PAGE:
Analysing international policy processes and Lithuania’s role in them
Research Feb 02, 2024

Democracy Sustainability Barometer 2023


This study presents the Democratic Sustainability Barometer, an index comprising four intermediary indexes. These indexes measure different dimensions of public evaluation of democracy, namely the perception of elements of liberal democracy, the support for the active defence of democracy by means of protests, satisfaction with democracy in Lithuania, and trust in Lithuania’s state institutions.

The value of the 2023 Democratic Sustainability Index is 55.8 (theoretical maximum – 100). It has increased slightly compared to the 2022 value (53.5), but this is not a statistically significant change, and part of the increase is due to new aspects of the measurement of satisfaction with democracy: we have observed that citizens are relatively more satisfied with democratic rights than with representation. We confirm the findings of the first study: In Lithuania, the sustainability of democracy at the sociological level is above the theoretical average. The value of the index is again undermined by a lack of trust in political institutions and dissatisfaction with the practical functioning of democracy in Lithuania, particularly with institutions’ responsiveness to the public.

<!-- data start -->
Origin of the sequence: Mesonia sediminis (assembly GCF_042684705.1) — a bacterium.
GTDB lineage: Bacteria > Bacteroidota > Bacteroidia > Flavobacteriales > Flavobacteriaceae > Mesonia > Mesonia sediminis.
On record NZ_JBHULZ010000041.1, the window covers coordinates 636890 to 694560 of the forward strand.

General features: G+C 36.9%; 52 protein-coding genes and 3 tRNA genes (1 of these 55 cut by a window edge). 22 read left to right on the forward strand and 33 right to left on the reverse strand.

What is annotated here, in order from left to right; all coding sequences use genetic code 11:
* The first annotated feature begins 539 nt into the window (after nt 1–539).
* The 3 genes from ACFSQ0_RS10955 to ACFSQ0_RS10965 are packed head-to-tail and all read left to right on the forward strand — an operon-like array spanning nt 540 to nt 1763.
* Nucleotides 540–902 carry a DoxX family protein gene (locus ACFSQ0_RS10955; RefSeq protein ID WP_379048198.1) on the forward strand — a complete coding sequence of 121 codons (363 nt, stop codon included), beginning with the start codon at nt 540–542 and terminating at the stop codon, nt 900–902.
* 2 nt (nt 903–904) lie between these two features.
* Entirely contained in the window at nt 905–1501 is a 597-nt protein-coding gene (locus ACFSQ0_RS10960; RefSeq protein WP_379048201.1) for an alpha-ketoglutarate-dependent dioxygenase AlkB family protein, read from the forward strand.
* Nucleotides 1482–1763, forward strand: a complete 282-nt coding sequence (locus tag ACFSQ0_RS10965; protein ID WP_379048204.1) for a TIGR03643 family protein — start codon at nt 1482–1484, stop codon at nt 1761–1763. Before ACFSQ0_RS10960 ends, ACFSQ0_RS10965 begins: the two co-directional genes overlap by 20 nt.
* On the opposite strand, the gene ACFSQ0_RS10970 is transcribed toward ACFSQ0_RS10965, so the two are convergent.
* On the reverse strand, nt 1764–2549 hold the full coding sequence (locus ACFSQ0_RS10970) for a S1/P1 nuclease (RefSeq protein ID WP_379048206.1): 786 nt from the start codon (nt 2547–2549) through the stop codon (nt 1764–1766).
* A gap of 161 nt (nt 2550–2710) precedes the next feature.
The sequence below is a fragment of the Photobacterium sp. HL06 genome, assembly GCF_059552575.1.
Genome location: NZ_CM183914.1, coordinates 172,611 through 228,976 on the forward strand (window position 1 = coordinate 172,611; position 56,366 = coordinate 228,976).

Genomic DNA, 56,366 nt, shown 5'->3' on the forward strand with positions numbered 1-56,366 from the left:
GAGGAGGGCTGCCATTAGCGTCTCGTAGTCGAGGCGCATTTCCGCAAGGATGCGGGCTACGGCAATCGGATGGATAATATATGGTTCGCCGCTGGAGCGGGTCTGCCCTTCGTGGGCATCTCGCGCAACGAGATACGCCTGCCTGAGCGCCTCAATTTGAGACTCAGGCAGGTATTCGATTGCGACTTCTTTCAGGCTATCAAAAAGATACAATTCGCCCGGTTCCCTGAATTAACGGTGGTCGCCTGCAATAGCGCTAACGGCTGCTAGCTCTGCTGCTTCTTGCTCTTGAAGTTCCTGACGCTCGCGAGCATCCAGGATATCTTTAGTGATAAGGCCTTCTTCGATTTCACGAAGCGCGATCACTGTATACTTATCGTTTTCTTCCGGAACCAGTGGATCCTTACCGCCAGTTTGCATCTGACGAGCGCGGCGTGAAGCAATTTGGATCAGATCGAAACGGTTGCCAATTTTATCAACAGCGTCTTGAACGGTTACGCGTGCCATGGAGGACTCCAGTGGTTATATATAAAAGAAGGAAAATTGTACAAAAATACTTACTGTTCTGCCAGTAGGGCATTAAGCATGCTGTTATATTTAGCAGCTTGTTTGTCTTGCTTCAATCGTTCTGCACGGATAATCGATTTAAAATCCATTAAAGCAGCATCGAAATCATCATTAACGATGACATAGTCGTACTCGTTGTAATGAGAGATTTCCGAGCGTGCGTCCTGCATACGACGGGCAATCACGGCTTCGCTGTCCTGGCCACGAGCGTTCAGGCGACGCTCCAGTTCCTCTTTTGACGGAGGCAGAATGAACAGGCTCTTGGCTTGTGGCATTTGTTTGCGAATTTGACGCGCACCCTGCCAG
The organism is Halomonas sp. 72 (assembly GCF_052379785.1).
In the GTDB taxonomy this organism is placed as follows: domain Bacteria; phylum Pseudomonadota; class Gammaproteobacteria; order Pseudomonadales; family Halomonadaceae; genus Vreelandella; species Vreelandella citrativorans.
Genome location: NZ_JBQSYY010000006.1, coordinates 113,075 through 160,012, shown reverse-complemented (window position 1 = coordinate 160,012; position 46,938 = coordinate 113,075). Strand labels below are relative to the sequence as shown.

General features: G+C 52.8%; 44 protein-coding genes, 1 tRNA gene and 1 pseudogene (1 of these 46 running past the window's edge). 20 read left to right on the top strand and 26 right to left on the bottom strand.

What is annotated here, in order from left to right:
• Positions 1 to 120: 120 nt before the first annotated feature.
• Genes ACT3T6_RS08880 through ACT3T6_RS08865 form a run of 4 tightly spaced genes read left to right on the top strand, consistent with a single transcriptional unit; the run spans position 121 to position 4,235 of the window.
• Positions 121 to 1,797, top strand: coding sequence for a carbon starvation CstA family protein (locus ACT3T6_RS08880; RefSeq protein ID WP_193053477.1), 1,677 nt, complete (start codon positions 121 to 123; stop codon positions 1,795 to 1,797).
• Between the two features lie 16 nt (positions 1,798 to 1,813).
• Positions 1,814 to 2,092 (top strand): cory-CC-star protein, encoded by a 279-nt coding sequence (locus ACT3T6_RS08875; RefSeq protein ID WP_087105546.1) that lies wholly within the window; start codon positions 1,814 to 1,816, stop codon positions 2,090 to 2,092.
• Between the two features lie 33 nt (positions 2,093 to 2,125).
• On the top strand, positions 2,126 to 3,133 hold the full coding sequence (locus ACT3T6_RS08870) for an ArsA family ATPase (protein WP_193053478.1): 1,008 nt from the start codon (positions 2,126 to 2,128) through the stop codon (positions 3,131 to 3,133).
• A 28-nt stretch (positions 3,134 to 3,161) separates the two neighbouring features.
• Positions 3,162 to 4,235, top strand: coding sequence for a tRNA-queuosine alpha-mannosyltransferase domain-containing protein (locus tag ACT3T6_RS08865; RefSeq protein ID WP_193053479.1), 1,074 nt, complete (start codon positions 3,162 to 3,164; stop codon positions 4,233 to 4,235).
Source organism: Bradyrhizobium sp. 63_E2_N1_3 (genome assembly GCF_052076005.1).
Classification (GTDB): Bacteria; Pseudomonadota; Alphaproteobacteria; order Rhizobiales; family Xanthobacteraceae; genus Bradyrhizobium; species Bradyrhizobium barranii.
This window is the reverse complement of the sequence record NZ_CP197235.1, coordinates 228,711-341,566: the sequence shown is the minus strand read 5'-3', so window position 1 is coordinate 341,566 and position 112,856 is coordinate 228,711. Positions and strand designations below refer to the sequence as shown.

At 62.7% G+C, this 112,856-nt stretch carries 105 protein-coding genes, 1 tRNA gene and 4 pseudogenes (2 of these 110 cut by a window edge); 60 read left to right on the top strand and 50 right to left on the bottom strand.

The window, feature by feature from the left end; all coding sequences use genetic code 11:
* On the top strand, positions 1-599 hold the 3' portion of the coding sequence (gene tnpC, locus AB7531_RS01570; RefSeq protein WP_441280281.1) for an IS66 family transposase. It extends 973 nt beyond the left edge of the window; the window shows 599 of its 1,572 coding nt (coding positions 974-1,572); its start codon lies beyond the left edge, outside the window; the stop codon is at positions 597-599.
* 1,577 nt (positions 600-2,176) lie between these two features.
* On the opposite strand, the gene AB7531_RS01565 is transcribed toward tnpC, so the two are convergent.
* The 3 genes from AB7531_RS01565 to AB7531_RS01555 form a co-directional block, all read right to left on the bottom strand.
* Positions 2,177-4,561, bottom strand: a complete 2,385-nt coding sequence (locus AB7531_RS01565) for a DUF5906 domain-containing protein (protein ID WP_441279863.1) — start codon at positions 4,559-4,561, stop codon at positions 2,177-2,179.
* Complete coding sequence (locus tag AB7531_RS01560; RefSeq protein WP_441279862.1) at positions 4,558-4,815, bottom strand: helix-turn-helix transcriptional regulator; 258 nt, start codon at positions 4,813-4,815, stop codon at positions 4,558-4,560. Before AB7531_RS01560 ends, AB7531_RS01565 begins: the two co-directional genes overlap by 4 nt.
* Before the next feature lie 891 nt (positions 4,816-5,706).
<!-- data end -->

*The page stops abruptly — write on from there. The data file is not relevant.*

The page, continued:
The survey also calculates the Index of Resilience to Eastern Propaganda, comprising three intermediary indexes that measure the perception of threat from Russia and the resilience to economic and political narratives pushed by the propaganda of the authoritarian regimes in Russia and China. The average value of this index this year is 59.5 (58.8 in 2022). This indicates an above-average resilience to Eastern propaganda among Lithuanian residents.

The perception of threat from Russia remains fairly high. Lithuanian residents’ resilience is the lowest with respect to the economic narratives, in which the regimes of Russia and China extol the benefits of cooperating with them. On the other hand, the results of the survey experiment show that Lithuanians generally prioritise cooperation with democratic countries. Among the social indicators, the biggest influence on resilience is the perception of the Soviet era: if all Lithuanians had a negative perception of the Soviet era (compared to today), society’s resilience to Eastern propaganda would be even higher.

The publication can be found in English HERE.

Mažvydas Jastramskis is an Associate Professor at the Institute of International Relations and Political Science, Vilnius University. His research focuses on electoral behaviour, political institutions and democratic issues.